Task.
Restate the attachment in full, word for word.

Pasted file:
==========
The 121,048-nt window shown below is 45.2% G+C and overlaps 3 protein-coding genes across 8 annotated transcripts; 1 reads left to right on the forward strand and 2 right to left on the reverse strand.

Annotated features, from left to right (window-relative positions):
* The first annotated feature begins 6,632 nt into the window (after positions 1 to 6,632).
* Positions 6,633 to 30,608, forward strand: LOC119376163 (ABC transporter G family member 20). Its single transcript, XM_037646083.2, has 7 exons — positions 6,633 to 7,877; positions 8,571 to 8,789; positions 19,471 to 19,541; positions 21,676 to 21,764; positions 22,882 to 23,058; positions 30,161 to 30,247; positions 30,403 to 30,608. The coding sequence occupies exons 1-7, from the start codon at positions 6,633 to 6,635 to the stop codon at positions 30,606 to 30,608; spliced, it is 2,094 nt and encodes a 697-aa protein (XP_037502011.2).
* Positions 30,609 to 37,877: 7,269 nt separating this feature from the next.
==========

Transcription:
The 121,048-nt window shown below is 45.2% G+C and overlaps 3 protein-coding genes across 8 annotated transcripts; 1 reads left to right on the forward strand and 2 right to left on the reverse strand.

Annotated features, from left to right (window-relative positions):
* The first annotated feature begins 6,632 nt into the window (after positions 1 to 6,632).
* Positions 6,633 to 30,608, forward strand: LOC119376163 (ABC transporter G family member 20). Its single transcript, XM_037646083.2, has 7 exons — positions 6,633 to 7,877; positions 8,571 to 8,789; positions 19,471 to 19,541; positions 21,676 to 21,764; positions 22,882 to 23,058; positions 30,161 to 30,247; positions 30,403 to 30,608. The coding sequence occupies exons 1-7, from the start codon at positions 6,633 to 6,635 to the stop codon at positions 30,606 to 30,608; spliced, it is 2,094 nt and encodes a 697-aa protein (XP_037502011.2).
* Positions 30,609 to 37,877: 7,269 nt separating this feature from the next.